It’s like that with writing. As I’m warming up, as I’m dusting my words off, sometimes I feel like all I’m doing is making noise. Awful, awkward, in-need-of-a-tune-up noise. Then I write a couple messy fragmented sentences. Stop. Start. Write a few more. Eventually I warm up, my thoughts no longer hit the page like an engine ready to explode, they come out like the soft hum of forward motion. However, in the same way I feel a pang of anxiety when I see the neighbor staring towards my driveway, confused by the god awful noise coming from my rusty car; “Uh oh, does that girl need a mechanic?!”, the anxiety still exists that the means of transportation I’m relying on is so god awful rusty that I should just take the bus.

The reason I choose to move past the “noise”? I’m as familiar with it as I am with the sounds of a car engine I’ve listened to for eight years. Just as I know which sounds are everyday noises my engine makes, I know that I always am able to write once I get beyond that first hurdle, quieting the noisy rumble of self doubt. And, although some mornings, that noise is almost deafening, the sentences and phrases screeching out like the engine of a decade old Hyandai, I’ll know as soon as I get behind the wheel and let my truth carry me forward, I’ll find the words.

speak-the-truth-even-if-your-voice-shakes1

…………………………………………

I once read somewhere that the average person speaks about 15,000 words in a day. That’s over five million words in a year, the equivalent of fifty full length novels! We are all story tellers, sharing our story every moment we are awake. Every novice writer is given the advice; “Write what you know,” yet if we speak novels worth of words, why does no one ever tell us, “Speak what you know”? In a society that too often encourages us to conceal ourselves, can we challenge ourselves to use more of those 15,000 words to reveal our story, to share who we are underneath? What about using those words to discover who we are to begin with?

As I was discussing my own errors in communication with a dear friend last week, I was reminded that an important part of communicating compassionately is knowing that I am speaking from my own truth, and from the heart not from fear. It’s only when I come from that place of authenticity, of who I truly am, and what I truly mean, then I can let go of others’ reaction. In that moment, communication becomes about showing up and expressing the unshakeable truth of who I am.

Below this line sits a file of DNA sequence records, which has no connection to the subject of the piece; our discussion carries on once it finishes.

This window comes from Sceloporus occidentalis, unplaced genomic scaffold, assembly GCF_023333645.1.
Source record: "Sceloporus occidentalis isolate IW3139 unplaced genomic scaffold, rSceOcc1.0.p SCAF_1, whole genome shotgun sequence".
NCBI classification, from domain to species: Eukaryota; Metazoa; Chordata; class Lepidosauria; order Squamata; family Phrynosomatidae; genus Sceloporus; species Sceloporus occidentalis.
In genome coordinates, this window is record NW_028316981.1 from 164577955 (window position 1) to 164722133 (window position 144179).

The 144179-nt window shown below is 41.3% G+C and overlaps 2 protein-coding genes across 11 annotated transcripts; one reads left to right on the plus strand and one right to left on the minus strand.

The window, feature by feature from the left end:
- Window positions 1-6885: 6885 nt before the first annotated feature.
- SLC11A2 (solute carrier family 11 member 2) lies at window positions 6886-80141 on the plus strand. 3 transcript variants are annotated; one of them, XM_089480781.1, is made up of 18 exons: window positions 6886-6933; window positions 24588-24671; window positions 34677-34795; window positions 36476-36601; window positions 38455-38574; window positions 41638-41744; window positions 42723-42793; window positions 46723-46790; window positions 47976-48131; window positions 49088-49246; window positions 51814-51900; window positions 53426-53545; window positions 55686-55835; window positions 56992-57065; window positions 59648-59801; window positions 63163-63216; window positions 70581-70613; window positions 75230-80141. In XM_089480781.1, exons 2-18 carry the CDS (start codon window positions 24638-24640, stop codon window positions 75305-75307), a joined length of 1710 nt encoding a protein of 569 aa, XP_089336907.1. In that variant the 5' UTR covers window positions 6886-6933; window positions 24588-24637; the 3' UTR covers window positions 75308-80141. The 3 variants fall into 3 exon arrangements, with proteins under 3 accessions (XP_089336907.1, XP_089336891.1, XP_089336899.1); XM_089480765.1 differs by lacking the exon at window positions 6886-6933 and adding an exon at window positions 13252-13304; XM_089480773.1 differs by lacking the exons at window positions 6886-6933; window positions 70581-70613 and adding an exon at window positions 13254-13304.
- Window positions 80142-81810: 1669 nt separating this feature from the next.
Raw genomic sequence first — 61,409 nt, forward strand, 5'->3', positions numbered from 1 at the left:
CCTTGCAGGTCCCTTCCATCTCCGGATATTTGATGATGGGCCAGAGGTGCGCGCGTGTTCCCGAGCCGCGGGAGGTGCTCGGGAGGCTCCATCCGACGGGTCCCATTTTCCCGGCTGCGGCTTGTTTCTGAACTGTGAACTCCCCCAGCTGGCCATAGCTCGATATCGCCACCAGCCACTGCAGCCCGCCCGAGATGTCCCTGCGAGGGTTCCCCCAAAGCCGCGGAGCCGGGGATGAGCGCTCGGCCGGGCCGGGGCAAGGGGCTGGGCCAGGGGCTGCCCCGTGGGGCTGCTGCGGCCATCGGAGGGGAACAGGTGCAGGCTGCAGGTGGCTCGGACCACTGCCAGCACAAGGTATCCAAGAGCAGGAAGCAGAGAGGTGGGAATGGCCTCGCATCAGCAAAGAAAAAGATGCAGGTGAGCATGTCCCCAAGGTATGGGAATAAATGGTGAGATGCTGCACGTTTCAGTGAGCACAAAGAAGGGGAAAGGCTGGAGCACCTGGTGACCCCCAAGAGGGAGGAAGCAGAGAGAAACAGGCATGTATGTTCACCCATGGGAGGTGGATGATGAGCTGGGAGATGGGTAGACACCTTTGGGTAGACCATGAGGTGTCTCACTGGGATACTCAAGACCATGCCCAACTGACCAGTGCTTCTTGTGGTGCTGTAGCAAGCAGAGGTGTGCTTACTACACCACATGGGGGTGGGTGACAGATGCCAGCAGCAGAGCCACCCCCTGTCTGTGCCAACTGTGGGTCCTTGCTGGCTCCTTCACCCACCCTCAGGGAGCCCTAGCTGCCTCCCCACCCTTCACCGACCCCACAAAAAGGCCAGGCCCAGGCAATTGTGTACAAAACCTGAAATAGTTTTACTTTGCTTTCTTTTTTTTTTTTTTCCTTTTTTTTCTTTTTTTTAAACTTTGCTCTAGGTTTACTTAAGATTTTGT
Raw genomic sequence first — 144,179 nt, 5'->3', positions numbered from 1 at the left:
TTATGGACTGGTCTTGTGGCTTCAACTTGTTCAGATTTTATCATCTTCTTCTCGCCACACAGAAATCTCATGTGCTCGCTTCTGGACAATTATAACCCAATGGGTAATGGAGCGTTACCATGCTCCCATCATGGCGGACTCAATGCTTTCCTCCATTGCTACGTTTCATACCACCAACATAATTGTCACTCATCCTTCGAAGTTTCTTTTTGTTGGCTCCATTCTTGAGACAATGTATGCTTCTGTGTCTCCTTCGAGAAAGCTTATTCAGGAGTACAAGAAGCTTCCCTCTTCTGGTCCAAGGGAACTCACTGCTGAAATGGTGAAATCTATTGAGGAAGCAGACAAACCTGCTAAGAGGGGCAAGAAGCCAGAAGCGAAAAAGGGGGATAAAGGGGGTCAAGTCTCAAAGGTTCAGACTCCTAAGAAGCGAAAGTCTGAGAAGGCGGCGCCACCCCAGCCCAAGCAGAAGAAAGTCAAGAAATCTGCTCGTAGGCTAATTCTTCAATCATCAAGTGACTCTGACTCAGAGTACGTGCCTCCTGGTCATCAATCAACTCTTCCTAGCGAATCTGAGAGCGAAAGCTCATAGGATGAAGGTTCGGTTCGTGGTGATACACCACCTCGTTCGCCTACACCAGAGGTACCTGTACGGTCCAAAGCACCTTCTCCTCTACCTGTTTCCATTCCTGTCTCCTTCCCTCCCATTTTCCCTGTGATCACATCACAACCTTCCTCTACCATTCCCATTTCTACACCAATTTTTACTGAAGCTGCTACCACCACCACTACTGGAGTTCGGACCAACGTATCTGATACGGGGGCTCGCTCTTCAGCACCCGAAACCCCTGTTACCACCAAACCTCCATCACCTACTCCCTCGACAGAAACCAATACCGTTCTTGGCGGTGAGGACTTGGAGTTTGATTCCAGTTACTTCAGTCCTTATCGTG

Of course, this isn’t easy to do… actually, it’s exhausting and terrifying! Communicating my truth means… yikes… people are going to see who I am, flaws and all. But in doing so, I choose kindness. In accepting and revealing myself for all my insecurities, fears, and fragility, I hope I am giving others around me permission to love their own perfect imperfections. In being vulnerable, I make the statement that I reject the societal norm of concealing my humanity.

And it’s so easy to make excuses…  There are so many ways we learn to rationalize speaking from places other than truth. Sometimes we hold back our truth in an attempt to be kind, afraid that our truth isn’t what someone wants to hear. Other times we are afraid to share our truth because we think it is wrong, unacceptable, not good enough. Sometimes we don’t speak our truth because we simply haven’t embraced it ourselves; recognizing our truth can be scary, especially when it might shake things up, it might shift a situation, it might create change that we don’t feel ready to face. Yet despite the rationalizations, even when it feels uncomfortable, or unnecessary, what I’m starting to recognize is that unless I communicate from a place of openness and authenticity, something feels incomplete, disconnected…

I also recognize that writing for me has always been the way I recognize truth in myself, and for me starting this blog a first step in sharing that with others. However, I’m not going to pretend to be unafraid, have no self doubts. I struggle with communication, I’m a work in progress. Not only am I still working on “speaking what I know”, I’m just working on knowing what I know. As easy as it is to conceal how I feel from others, I can hide it from myself. I keep uncomfortable personal truths wrapped up in layers of self protection, and maybe the biggest part of my journey is removing those layers one by one to find my true self underneath. I think that’s a large part of the human experience, removing all those layers of defenses until we can truly connect with others.

Thus the title of my blog, “Almost open book”. I couldn’t be a completely open book if I wanted to, because I haven’t read all of the pages. What I recognize is that the more able I’m able to recognize my own strength, and ground myself firmly in my own truths, without personal judgment, the more I’m able not only to speak my own truth with kindness, but to listen to others’ truths with acceptance. And while I can’t share what I don’t know, my resolution as I continue opening my world to those around me, is to share the pages I have read, and even when my voice shakes, even when that first sentence comes out as a jumble of awkward noise, to speak my truth.